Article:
Are Student Loans Derailing Your American Dream?

In the April 2016 issue of Black Enterprise, I wrote an article about a young woman who took out student loans to finance her education. You can read a condensed form of that article here.

Unlike many of her peers, Denesia Rodgers is married, a homeowner, and a mother–all the things that studies say young Americans are putting off because they’re saddled with student loan debt.

Rodgers took advantage of an income-driven repayment plan, which only 12.5% of eligible borrowers have signed up for.

Income-driven plans, as you’ll see below, are just one of the suggestions of the National CPA Financial Literacy Commission for making student loans less onerous.

Student Loans and the American Dream

According to a new survey of the American Institute of CPAs, eight in 10 U.S. adults with student loans (81%) say they made financial or personal sacrifices because of their loan amounts. Half (50%) say they delayed contributions to retirement accounts; 40% live with roommates or at home, delaying the purchase of a house; 20% are delaying marriage, and 19% are delaying having children.

“College is often viewed as a stepping stone to the American Dream,” says Gregory Anton, CPA, CGMA, chair of the AICPA’s National CPA Financial Literacy Commission, in a release. “However, the way education is funded could actually wind up delaying home ownership, getting married, and having children–hallmarks of that dream,” adds Anton.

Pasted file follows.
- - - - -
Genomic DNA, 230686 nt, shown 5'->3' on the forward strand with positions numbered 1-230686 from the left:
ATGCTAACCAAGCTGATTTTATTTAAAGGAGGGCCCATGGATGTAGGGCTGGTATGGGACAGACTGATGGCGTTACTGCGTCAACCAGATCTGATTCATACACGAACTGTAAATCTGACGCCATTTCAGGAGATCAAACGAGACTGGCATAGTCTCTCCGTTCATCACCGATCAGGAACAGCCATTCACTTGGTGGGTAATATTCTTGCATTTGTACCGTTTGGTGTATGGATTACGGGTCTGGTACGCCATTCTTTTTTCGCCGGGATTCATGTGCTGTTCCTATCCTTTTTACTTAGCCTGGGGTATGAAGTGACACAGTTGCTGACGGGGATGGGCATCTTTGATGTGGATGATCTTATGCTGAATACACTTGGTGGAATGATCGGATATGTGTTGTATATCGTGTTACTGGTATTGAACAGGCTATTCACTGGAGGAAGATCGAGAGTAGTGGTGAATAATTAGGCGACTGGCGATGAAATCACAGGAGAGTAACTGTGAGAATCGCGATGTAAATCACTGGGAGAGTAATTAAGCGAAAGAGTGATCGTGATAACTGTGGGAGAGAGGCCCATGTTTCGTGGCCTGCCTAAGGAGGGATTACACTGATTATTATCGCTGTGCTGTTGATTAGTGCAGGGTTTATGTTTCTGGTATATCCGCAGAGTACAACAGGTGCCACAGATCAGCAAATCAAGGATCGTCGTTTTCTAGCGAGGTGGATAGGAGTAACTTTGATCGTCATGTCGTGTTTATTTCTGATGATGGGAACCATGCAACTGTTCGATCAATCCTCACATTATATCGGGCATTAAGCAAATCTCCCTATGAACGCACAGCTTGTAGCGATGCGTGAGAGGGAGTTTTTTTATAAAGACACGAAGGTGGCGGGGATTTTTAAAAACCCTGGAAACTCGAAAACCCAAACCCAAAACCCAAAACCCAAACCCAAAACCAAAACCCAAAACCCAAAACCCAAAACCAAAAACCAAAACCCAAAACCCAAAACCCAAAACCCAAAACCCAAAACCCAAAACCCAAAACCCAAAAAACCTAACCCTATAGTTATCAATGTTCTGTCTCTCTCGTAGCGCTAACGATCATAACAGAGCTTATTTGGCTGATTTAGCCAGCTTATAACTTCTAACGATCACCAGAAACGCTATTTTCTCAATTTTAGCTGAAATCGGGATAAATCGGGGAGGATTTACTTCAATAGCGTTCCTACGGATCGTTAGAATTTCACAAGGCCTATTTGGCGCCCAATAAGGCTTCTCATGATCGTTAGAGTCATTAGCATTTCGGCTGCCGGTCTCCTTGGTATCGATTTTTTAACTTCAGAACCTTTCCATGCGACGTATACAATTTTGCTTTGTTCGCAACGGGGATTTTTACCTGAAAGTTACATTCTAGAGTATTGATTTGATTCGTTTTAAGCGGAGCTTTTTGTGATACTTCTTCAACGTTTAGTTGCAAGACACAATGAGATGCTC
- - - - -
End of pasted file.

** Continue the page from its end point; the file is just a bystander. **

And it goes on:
The National CPA Financial Literacy Commission offers the following advice to reduce the burden of student loans and deal with the financial aid process.

  • Before immediately turning to student loans, look for other ways to pay for college that don’t involve accruing debt, such as scholarships, grants, work-study, or working part-time. Alternatively, broaden your options by considering attending community college or a public university instead of a private one.
  • Check to see if you qualify for military aid or employer tuition reimbursement programs.
  • Fill out the FAFSA, or Free Application for Federal Student Aid, as soon as possible after January 1, to improve your chances of getting financial aid.
  • Carefully read any loan documents before signing them. You should know the interest rate you’ll be charged, repayment terms, penalties, and other important information.
  • Learn about the differences between various loan sources, such as need-based and merit-based aid, subsidized and unsubsidized Stafford loans, Perkins loans, PLUS loans, and private loans from commercial lenders.
  • Know about various repayment options, such as the standard repayment plan, graduated repayment plan, extended repayment plan, income-based repayment plan, and loan consolidation.
  • Student loans are nearly impossible to cancel, even in bankruptcy. Death and permanent total disability are two of the very few ways to get student loans discharged.